September 01, 2010


 FDA analyzing dairy veterinarians' efforts to avoid residues

By Greg Cima
Posted Aug. 18, 2010

Regulators want to know what veterinarians are doing to avoid drug residues in the meat of dairy cows sent to slaughter.

The Food and Drug Administration's Center for Veterinary Medicine wants to survey dairy cattle veterinarians about their use of the Food Animal Residue Avoidance Databank, participation in the Dairy Beef Quality Assurance program, knowledge of risk factors associated with drug residues in dairy cattle tissues, and ability to identify the best way to disseminate drug residue avoidance information to dairy industry clients. According to a Federal Register notice filed July 9, the agency is accepting comments on the proposal through Sept. 7.


Veterinarian examining a dairy calf 

Shannon Cameron, a spokeswoman for the FDA, said the survey is intended to direct the agency's efforts to promote awareness and provide education about drug residues.

The FDA is responsible for investigating illegal veterinary drug residues in meats and "providing regulatory action when necessary," the notice states. The FDA CVM Office of Surveillance and Compliance tries to reduce the risk of drug residues by promoting veterinary drug residue awareness and avoidance, and the survey is intended to help regulators understand "the current state of veterinary drug residue avoidance in the dairy industry."

Citing data from the Department of Agriculture's Food Safety and Inspection Service's National Residue Program, Cameron said about 90 percent of animals with illegal veterinary drug residues come from dairy farms. Dairy cows account for 63 percent and veal calves from dairy farms account for 27 percent.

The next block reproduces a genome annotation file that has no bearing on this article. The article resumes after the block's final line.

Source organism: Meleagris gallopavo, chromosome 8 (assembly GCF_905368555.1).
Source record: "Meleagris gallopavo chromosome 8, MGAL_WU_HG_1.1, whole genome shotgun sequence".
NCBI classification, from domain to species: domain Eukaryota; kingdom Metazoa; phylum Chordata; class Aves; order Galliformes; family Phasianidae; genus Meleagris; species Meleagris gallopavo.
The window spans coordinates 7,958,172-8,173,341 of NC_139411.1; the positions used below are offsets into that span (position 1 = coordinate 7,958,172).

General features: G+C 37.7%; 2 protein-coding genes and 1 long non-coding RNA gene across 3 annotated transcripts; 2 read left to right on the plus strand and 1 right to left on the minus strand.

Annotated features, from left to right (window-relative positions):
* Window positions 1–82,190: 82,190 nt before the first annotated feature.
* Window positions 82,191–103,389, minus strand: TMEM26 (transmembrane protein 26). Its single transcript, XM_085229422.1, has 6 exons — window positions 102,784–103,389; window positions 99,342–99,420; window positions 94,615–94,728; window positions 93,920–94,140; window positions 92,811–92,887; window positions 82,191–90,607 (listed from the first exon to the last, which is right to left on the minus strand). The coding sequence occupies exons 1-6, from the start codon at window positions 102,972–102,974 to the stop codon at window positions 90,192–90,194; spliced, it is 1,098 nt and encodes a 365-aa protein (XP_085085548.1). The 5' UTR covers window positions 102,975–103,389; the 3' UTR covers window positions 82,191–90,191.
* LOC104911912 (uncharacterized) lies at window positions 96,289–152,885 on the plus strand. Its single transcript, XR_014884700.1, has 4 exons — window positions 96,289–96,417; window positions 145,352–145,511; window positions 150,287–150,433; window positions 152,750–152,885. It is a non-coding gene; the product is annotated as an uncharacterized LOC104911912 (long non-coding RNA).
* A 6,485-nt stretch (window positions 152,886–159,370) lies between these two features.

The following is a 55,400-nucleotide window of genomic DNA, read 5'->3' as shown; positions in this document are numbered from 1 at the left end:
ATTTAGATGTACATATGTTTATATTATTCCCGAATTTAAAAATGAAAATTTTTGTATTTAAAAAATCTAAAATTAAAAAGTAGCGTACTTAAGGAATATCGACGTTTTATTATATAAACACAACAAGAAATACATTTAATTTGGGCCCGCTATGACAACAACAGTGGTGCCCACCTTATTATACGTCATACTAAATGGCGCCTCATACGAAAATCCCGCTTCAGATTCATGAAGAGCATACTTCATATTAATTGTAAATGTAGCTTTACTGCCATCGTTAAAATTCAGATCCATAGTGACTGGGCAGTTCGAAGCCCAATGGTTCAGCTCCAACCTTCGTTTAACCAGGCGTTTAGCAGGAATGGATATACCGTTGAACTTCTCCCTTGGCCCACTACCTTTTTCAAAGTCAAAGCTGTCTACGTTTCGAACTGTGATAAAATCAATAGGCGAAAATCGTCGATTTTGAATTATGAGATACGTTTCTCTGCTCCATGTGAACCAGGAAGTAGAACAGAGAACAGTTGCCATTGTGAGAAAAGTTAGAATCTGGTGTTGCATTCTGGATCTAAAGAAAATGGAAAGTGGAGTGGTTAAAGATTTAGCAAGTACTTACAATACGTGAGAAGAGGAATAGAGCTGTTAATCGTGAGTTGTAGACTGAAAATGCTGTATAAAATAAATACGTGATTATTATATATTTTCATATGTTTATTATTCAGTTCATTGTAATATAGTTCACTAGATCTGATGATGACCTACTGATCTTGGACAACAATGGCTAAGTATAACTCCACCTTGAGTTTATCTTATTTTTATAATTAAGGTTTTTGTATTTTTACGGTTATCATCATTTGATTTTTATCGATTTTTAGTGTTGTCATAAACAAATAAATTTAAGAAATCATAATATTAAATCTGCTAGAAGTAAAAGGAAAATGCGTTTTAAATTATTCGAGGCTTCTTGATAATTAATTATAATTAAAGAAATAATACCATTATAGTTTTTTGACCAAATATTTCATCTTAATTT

The FDA's survey is expected to take about 20 minutes to complete, and it will be distributed through the American Association of Bovine Practitioners, according to the register notice. Dr. M. Gatz Riddell, executive vice president of the AABP, said the organization would likely distribute the survey to members through a link at, in the organization newsletter, and through e-mails to members.

"Any kind of information that we get that helps address residue issues is important," Dr. Riddell said. "If nothing else, it'll raise the attention level by veterinarians, and that will go on to their producers."

Unfortunately, he said, the veterinarians most likely to provide information through the survey are not the ones who need increased education on residue avoidance.

Dr. Riddell said illegal residues often come about as a result of dairy owners misunderstanding how long an animal needs to be held following treatment and not understanding that the choice of drug, dosage, treatment duration, and route of administration all impact withdrawal time.

Establishing withdrawal times is complicated, and a working understanding of pharmacology and pharmacokinetics is needed, Dr. Riddell said. Veterinary oversight, particularly when animals are treated by dairy operators or staff, is important for establishing withdrawal times.